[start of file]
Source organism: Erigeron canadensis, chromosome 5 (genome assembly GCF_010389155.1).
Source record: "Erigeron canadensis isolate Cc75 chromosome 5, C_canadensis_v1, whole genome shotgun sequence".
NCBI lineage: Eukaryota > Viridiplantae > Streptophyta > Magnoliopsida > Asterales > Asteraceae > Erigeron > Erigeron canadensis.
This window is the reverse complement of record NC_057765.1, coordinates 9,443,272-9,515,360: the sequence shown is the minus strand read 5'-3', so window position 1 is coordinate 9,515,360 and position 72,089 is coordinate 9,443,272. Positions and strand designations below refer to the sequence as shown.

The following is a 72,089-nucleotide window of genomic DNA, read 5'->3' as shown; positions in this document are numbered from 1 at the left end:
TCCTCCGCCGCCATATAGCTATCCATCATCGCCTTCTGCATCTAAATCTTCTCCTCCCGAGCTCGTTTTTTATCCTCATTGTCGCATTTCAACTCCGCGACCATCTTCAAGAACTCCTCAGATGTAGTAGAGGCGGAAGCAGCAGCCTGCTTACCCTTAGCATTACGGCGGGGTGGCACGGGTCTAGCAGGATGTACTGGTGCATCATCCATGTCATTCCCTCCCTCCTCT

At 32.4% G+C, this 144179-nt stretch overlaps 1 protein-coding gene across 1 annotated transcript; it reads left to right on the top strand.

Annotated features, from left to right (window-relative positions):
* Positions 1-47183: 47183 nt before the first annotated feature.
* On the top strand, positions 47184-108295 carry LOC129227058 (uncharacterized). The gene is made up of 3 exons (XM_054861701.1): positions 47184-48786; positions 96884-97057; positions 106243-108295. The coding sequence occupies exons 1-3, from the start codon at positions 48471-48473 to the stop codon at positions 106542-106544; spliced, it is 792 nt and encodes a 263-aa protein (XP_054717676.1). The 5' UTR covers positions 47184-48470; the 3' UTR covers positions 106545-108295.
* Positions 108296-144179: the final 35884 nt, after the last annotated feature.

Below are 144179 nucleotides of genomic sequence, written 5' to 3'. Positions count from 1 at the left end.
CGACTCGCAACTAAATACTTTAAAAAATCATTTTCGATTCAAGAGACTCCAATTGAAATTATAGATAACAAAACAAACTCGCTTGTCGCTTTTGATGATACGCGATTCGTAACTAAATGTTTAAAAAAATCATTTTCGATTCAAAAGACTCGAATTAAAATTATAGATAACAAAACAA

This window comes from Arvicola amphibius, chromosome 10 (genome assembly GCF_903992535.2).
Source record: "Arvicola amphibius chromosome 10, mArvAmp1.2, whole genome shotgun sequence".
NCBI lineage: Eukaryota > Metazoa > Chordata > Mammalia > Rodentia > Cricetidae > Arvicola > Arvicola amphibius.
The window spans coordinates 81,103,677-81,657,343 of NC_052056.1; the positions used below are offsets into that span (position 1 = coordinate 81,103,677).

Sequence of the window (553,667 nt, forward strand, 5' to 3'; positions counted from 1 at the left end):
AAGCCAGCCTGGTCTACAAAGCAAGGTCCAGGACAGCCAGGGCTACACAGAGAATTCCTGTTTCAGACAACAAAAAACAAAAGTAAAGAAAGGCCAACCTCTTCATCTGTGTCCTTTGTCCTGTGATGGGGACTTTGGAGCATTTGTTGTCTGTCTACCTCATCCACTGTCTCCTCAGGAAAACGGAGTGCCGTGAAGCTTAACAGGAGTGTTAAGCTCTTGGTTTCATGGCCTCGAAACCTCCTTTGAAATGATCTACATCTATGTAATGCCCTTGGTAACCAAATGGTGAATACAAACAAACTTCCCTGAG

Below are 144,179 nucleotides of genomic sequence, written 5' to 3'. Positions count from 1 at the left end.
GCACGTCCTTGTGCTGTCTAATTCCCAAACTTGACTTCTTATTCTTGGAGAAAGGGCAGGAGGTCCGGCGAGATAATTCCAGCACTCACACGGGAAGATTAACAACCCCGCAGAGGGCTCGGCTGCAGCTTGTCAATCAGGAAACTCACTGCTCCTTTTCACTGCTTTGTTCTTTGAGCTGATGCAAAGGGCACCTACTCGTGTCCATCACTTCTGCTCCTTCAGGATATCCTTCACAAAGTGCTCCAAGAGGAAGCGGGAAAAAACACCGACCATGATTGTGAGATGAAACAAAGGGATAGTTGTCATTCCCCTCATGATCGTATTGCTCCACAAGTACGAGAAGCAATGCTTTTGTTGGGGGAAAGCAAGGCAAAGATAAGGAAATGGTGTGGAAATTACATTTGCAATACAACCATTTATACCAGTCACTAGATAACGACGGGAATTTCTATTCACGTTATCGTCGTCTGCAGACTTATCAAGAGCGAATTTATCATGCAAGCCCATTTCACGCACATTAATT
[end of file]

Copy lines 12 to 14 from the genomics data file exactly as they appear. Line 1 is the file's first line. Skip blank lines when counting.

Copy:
Below are 144179 nucleotides of genomic sequence, written 5' to 3'. Positions count from 1 at the left end.
CGACTCGCAACTAAATACTTTAAAAAATCATTTTCGATTCAAGAGACTCCAATTGAAATTATAGATAACAAAACAAACTCGCTTGTCGCTTTTGATGATACGCGATTCGTAACTAAATGTTTAAAAAAATCATTTTCGATTCAAAAGACTCGAATTAAAATTATAGATAACAAAACAA

This window comes from Arvicola amphibius, chromosome 10 (genome assembly GCF_903992535.2).